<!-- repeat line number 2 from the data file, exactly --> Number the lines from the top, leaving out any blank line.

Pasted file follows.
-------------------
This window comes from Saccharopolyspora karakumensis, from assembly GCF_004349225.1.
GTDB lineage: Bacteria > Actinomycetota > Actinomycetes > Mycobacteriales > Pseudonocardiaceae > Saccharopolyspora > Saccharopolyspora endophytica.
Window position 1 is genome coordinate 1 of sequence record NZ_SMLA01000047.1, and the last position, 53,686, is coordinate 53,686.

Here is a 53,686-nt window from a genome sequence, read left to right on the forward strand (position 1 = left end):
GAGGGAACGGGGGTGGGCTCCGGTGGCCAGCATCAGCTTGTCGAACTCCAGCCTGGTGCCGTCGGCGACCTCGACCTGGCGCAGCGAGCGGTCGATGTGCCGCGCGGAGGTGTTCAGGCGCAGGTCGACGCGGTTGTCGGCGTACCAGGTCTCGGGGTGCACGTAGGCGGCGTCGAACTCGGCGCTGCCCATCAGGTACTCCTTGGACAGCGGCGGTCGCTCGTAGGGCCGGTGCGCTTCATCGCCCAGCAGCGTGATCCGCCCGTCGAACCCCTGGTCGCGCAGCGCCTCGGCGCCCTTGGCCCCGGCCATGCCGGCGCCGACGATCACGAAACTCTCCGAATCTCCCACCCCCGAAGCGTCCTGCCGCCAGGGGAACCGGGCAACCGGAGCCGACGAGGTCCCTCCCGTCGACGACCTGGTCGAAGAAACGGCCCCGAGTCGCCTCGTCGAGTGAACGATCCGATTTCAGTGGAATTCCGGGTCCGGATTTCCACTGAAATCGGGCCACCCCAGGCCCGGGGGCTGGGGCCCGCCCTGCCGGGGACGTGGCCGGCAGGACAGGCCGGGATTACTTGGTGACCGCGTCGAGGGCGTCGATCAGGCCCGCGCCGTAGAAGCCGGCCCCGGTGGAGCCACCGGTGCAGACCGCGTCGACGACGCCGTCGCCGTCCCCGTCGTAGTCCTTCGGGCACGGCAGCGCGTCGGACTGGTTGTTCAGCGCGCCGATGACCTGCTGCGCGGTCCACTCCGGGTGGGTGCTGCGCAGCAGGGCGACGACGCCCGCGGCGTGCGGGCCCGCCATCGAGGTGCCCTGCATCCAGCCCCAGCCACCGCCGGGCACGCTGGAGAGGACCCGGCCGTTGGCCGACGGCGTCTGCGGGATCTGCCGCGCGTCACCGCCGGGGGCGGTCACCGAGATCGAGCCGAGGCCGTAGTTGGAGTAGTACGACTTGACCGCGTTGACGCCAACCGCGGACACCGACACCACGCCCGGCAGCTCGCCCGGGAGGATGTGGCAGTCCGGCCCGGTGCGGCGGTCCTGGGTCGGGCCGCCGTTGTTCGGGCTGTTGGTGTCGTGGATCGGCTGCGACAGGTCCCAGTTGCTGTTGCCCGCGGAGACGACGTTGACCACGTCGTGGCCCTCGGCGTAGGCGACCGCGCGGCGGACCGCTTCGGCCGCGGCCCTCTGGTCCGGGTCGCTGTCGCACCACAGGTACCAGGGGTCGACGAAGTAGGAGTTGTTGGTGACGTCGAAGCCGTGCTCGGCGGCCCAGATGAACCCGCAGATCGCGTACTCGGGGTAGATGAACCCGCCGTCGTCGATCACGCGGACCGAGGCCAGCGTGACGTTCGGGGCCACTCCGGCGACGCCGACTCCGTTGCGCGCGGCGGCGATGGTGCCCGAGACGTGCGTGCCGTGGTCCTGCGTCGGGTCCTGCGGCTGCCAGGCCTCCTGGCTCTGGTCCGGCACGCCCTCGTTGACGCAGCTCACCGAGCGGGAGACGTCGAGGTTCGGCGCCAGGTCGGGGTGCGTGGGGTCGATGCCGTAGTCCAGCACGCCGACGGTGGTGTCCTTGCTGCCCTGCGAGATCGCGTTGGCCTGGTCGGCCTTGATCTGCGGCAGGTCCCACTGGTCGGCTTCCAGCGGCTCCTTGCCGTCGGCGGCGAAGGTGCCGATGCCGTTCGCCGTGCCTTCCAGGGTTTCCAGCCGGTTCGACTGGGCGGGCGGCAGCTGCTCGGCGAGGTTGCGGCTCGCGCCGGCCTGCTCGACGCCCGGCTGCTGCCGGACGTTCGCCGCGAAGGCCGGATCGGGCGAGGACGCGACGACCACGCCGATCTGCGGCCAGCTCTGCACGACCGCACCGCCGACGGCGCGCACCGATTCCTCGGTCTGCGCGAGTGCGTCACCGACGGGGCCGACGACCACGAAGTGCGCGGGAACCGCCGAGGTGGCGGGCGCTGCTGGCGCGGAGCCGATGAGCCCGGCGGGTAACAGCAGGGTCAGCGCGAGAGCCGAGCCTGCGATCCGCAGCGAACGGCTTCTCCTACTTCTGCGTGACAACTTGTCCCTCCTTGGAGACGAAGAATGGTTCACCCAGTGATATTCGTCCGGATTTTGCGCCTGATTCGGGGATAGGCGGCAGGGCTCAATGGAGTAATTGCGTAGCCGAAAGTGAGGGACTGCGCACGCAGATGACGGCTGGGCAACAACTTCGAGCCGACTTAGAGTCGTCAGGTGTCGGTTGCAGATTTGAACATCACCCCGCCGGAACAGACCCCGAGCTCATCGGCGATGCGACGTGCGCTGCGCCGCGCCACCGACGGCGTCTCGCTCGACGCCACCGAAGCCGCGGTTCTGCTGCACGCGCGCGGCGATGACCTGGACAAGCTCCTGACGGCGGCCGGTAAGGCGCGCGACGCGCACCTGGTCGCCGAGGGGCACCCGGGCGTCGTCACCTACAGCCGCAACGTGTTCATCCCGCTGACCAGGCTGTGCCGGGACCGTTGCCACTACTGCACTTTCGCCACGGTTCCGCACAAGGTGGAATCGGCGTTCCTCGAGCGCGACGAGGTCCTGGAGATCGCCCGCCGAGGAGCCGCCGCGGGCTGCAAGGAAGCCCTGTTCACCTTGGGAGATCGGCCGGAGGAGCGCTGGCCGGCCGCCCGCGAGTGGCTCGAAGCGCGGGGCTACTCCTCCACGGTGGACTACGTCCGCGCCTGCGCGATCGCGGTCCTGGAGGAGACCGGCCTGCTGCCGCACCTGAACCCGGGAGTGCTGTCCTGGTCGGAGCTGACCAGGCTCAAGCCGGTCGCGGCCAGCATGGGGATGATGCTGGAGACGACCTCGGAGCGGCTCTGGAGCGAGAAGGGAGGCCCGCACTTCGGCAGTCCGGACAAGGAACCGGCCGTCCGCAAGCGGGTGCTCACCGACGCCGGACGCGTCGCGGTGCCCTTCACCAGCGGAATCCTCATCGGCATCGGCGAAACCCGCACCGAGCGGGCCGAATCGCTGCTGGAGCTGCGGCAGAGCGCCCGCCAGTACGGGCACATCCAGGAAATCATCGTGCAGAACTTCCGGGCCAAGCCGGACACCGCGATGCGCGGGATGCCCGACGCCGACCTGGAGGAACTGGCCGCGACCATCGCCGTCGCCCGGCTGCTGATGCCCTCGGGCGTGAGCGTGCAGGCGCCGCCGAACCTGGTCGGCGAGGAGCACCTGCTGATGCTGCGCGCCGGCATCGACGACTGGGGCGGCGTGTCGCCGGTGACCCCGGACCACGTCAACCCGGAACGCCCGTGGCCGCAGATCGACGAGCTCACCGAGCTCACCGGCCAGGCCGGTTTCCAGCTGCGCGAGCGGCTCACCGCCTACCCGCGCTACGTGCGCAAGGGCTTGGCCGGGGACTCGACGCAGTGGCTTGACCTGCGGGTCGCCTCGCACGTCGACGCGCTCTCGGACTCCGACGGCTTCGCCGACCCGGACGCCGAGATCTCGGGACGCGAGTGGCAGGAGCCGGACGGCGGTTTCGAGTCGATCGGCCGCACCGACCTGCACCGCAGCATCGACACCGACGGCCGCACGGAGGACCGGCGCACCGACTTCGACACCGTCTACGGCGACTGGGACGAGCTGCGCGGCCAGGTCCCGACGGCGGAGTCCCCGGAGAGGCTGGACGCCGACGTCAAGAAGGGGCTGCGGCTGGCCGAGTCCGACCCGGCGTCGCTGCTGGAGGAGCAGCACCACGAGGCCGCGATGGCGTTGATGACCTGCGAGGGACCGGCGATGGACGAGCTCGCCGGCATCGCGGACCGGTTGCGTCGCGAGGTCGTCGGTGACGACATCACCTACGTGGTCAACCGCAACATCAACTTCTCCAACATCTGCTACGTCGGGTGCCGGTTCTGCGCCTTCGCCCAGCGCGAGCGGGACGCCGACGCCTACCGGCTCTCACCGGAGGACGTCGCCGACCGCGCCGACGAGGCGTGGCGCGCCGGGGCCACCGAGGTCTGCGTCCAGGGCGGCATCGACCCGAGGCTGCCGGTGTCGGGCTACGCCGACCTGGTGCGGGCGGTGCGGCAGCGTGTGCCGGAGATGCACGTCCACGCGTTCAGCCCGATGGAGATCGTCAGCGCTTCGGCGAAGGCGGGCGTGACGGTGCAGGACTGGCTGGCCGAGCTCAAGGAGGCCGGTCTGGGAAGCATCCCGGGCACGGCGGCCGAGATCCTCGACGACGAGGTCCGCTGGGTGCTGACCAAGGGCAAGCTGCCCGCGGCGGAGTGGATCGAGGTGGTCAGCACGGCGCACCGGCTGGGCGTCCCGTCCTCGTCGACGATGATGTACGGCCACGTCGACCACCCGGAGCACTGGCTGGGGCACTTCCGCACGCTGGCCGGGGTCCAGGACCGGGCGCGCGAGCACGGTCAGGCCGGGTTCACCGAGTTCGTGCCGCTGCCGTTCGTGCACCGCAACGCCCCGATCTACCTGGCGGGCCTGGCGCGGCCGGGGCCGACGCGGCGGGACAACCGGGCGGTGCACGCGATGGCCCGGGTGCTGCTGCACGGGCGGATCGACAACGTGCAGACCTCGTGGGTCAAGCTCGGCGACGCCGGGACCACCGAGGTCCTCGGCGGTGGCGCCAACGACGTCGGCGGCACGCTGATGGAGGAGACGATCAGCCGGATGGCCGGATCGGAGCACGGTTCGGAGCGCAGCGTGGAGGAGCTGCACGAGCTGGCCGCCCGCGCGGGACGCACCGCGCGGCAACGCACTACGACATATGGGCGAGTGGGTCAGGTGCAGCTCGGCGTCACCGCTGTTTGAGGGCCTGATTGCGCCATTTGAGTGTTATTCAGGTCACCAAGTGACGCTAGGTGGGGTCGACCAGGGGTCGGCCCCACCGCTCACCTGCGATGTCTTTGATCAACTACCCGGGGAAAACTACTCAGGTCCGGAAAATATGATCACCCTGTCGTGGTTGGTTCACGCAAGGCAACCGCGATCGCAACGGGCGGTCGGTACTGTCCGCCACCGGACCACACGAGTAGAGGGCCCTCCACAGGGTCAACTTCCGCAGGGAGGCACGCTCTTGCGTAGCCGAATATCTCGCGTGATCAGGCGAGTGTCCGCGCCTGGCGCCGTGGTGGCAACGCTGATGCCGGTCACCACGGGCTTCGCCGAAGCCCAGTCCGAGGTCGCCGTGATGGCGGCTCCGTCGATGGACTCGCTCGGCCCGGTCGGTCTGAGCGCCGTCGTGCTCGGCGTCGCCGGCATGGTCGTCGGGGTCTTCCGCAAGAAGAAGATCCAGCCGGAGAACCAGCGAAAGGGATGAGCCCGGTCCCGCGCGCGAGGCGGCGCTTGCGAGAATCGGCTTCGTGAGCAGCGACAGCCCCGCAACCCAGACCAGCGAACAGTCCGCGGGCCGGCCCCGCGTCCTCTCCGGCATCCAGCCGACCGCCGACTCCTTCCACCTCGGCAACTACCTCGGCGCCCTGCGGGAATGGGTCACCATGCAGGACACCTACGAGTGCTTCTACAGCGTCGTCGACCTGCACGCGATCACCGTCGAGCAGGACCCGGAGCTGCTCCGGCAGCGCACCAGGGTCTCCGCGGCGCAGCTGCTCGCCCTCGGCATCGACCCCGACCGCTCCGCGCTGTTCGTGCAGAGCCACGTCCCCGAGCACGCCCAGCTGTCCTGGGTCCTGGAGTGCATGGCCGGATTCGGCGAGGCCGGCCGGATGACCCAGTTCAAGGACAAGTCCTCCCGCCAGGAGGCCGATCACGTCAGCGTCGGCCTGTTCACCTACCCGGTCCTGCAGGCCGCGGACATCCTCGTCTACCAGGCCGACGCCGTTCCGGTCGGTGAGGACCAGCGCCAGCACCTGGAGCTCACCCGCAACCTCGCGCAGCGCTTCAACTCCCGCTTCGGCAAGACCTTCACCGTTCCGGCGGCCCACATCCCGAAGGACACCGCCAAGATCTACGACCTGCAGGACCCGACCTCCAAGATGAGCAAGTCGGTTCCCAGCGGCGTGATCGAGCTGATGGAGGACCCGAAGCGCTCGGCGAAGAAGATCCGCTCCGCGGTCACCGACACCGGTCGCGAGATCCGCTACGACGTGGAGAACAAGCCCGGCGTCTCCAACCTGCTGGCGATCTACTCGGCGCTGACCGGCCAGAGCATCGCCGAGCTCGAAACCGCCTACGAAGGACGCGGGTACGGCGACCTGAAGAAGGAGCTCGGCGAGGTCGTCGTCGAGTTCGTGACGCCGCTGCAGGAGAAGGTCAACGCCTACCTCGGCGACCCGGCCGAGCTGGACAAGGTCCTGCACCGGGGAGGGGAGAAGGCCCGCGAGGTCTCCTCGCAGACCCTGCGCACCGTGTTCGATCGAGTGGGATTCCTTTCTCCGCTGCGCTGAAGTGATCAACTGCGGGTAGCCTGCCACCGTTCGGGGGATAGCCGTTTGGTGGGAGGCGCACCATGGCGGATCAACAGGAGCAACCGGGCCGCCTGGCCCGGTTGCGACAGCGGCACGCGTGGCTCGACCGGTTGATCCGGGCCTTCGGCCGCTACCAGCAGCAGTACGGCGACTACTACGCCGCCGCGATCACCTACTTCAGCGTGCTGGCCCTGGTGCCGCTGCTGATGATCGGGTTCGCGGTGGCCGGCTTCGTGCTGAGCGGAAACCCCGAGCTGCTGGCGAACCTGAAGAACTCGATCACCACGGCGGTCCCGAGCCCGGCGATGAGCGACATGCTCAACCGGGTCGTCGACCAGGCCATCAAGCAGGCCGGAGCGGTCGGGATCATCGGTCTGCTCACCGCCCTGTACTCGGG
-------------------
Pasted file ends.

GTDB lineage: Bacteria > Actinomycetota > Actinomycetes > Mycobacteriales > Pseudonocardiaceae > Saccharopolyspora > Saccharopolyspora endophytica.